Washington Post Editors Doing What They Can To Thwart Their Reporters From Covering NSA Story

The Washington Post does some pretty great national security reporting.

It was on the pages of the Post that Dana Priest reported on the network of secret prisons being used as venues for the CIA's quasi-judicial interrogations. Its own Barton Gellman was one of the reporters who broke the Edward Snowden story. Its reporters continue to mine that story for interesting disclosures -- here's a story by Tom Hamburger and Zachary A. Goldfarb about how "the contractor that screened Edward Snowden for his top-secret clearance, repeatedly misled the government about the thoroughness of its background checks."

It's all top-notch journalism, and apparently the editors at the Washington Post want it to stop, immediately. They lay out their case in an editorial in which they advise the government that it should take whatever means at its disposal to stop their paper from learning anything more about the NSA:

In fact, the first U.S. priority should be to prevent Mr. Snowden from leaking information that harms efforts to fight terrorism and conduct legitimate intelligence operations. Documents published so far by news organizations have shed useful light on some NSA programs and raised questions that deserve debate, such as whether a government agency should build a database of Americans’ phone records. But Mr. Snowden is reported to have stolen many more documents, encrypted copies of which may have been given to allies such as the WikiLeaks organization.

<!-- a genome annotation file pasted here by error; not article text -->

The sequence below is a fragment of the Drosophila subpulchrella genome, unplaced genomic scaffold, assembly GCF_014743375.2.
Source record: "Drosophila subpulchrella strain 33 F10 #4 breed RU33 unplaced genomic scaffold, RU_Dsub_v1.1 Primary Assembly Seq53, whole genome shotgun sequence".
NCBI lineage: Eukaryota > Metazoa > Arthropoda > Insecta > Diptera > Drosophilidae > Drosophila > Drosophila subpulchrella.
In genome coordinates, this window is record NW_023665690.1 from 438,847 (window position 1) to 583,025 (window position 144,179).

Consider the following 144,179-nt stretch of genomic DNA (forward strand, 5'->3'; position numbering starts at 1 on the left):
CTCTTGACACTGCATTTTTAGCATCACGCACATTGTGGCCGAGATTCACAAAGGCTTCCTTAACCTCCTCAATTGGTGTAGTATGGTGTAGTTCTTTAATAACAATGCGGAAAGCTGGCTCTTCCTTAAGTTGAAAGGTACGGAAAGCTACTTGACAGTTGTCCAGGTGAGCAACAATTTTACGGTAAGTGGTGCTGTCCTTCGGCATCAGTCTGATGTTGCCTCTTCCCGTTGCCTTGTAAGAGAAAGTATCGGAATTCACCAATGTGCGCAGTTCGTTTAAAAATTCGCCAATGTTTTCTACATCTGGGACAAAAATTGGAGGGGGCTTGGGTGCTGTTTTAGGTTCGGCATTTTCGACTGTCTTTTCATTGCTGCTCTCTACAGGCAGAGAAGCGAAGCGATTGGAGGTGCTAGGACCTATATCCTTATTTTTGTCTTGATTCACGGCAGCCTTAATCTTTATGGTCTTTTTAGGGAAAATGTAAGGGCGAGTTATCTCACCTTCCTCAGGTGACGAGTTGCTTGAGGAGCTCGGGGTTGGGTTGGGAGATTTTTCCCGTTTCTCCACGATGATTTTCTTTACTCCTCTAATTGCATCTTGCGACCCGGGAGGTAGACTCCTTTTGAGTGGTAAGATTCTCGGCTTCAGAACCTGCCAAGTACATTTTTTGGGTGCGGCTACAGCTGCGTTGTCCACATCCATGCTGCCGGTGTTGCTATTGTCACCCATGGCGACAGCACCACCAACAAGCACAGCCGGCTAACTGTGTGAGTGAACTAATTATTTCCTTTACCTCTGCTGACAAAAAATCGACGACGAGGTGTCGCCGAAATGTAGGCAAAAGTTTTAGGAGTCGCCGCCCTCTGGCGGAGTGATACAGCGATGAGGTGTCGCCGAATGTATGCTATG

The best solution for both Mr. Snowden and the Obama administration would be his surrender to U.S. authorities, followed by a plea negotiation. It’s hard to believe that the results would leave the 30-year-old contractor worse off than living in permanent exile in an unfree country.

Yes, it's "hard to believe" that Snowden wouldn't be better off in United States custody, say the editors of the paper that won a Pulitzer Prize for reporting on the CIA's black sites.

Take note, potential leakers and whistleblowers inside the U.S. government: the official stance of the Washington Post's editorial board is that you should shut up and go to jail. Would-be Washington Post sources may wish to take that information into consideration when choosing where to leak to.

Keep in mind that after this strategy of hobbling its own reporters and worsening its own journalism is completed, the Post is pretty sure that you will want to give it more money for all of this.

[Would you like to follow me on Twitter? Because why not?]



Politicians React To NSA Collecting Phone Records